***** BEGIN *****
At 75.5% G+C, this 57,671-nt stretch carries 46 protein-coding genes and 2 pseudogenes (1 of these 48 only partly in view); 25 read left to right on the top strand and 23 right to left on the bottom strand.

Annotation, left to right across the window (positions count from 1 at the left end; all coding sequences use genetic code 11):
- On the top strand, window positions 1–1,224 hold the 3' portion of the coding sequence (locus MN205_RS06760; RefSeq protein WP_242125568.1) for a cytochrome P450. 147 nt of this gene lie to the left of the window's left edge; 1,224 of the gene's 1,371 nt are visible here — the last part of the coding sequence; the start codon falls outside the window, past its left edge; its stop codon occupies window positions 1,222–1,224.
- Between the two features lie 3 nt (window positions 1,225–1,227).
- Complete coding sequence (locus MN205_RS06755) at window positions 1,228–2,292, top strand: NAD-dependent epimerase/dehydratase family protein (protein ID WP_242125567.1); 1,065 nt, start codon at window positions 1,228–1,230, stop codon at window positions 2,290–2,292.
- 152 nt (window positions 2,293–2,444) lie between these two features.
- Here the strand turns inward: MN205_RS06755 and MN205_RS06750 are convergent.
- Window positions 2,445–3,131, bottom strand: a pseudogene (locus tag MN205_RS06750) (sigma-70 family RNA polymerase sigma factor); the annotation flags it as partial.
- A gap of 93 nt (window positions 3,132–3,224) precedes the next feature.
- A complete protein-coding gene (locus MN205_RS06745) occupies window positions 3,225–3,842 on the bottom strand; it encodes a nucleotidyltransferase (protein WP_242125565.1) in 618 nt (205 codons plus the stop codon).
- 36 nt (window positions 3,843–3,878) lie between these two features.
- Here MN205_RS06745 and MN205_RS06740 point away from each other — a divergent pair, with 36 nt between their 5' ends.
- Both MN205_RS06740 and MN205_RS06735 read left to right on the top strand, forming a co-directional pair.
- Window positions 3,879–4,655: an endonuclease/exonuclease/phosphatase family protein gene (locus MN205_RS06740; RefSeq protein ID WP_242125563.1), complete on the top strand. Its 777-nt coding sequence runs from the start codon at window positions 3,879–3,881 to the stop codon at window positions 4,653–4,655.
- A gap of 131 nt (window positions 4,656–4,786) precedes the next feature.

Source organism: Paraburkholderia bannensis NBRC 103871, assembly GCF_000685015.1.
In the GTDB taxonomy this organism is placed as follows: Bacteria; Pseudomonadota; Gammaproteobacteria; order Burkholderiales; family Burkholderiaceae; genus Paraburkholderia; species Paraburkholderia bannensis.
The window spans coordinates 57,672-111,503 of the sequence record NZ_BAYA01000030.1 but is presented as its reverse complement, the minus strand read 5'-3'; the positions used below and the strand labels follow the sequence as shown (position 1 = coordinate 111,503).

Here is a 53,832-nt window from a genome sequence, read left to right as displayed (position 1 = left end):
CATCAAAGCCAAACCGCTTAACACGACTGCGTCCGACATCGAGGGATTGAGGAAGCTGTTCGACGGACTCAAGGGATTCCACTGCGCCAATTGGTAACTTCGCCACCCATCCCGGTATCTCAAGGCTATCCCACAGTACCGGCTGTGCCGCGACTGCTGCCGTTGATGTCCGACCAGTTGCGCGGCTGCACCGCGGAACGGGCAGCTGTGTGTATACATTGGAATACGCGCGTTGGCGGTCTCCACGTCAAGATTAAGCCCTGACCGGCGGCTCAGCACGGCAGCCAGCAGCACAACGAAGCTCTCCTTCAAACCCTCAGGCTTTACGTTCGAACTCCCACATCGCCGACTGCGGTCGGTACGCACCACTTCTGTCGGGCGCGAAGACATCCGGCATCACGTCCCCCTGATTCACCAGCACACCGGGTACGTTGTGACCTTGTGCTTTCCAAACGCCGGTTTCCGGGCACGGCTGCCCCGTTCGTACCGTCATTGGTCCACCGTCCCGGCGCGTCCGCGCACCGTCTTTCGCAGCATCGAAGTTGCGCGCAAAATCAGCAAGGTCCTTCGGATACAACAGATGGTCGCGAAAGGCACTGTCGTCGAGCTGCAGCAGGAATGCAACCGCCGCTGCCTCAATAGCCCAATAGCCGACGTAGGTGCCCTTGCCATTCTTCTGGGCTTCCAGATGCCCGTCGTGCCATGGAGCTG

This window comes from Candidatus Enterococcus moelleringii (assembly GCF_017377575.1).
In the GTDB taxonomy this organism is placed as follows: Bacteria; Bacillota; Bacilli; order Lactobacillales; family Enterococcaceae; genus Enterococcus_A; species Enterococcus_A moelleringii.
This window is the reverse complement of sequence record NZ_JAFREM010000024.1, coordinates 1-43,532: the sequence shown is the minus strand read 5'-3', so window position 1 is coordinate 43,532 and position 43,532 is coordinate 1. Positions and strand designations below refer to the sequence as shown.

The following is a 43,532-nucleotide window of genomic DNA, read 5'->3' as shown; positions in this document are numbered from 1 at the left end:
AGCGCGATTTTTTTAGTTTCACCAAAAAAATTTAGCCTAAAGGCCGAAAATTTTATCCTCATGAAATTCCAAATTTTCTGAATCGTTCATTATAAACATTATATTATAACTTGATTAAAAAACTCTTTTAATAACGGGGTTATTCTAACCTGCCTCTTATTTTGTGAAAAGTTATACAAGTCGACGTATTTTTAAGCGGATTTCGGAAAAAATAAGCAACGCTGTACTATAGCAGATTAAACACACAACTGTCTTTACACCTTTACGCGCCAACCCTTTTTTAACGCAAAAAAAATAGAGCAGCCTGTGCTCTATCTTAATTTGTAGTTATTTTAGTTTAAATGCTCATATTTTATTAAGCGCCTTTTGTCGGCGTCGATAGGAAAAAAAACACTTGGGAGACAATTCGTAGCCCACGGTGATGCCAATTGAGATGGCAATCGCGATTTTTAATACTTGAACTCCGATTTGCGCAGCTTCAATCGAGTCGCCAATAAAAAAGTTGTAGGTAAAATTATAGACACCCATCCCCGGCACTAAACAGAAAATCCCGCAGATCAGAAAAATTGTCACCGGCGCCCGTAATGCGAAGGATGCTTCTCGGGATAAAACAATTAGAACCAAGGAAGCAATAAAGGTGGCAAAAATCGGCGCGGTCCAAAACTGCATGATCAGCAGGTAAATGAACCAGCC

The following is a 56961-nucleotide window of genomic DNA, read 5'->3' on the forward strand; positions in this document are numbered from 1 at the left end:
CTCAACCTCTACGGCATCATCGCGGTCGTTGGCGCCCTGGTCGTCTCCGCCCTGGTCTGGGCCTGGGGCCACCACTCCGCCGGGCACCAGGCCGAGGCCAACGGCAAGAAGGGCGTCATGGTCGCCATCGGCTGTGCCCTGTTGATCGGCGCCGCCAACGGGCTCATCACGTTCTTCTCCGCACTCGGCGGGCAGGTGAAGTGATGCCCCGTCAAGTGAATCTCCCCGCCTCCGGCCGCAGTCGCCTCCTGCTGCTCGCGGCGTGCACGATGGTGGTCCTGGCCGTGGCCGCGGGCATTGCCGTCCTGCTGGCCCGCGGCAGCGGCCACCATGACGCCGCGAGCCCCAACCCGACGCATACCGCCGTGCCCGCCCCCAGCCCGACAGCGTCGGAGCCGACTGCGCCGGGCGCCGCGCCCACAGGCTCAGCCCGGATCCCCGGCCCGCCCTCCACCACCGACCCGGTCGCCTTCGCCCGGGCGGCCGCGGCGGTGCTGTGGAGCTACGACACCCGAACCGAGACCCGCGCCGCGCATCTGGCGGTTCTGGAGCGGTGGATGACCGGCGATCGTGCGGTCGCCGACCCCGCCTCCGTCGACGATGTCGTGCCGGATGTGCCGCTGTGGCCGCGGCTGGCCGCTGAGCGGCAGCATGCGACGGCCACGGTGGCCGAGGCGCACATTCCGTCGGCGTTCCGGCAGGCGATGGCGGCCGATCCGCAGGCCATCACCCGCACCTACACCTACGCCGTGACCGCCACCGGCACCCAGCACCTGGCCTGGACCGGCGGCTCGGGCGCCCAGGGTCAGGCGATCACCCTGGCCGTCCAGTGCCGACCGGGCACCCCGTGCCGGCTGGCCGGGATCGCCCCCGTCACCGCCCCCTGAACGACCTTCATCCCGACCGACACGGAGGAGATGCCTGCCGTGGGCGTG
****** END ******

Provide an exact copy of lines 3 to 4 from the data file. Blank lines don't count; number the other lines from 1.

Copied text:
- On the top strand, window positions 1–1,224 hold the 3' portion of the coding sequence (locus MN205_RS06760; RefSeq protein WP_242125568.1) for a cytochrome P450. 147 nt of this gene lie to the left of the window's left edge; 1,224 of the gene's 1,371 nt are visible here — the last part of the coding sequence; the start codon falls outside the window, past its left edge; its stop codon occupies window positions 1,222–1,224.
- Between the two features lie 3 nt (window positions 1,225–1,227).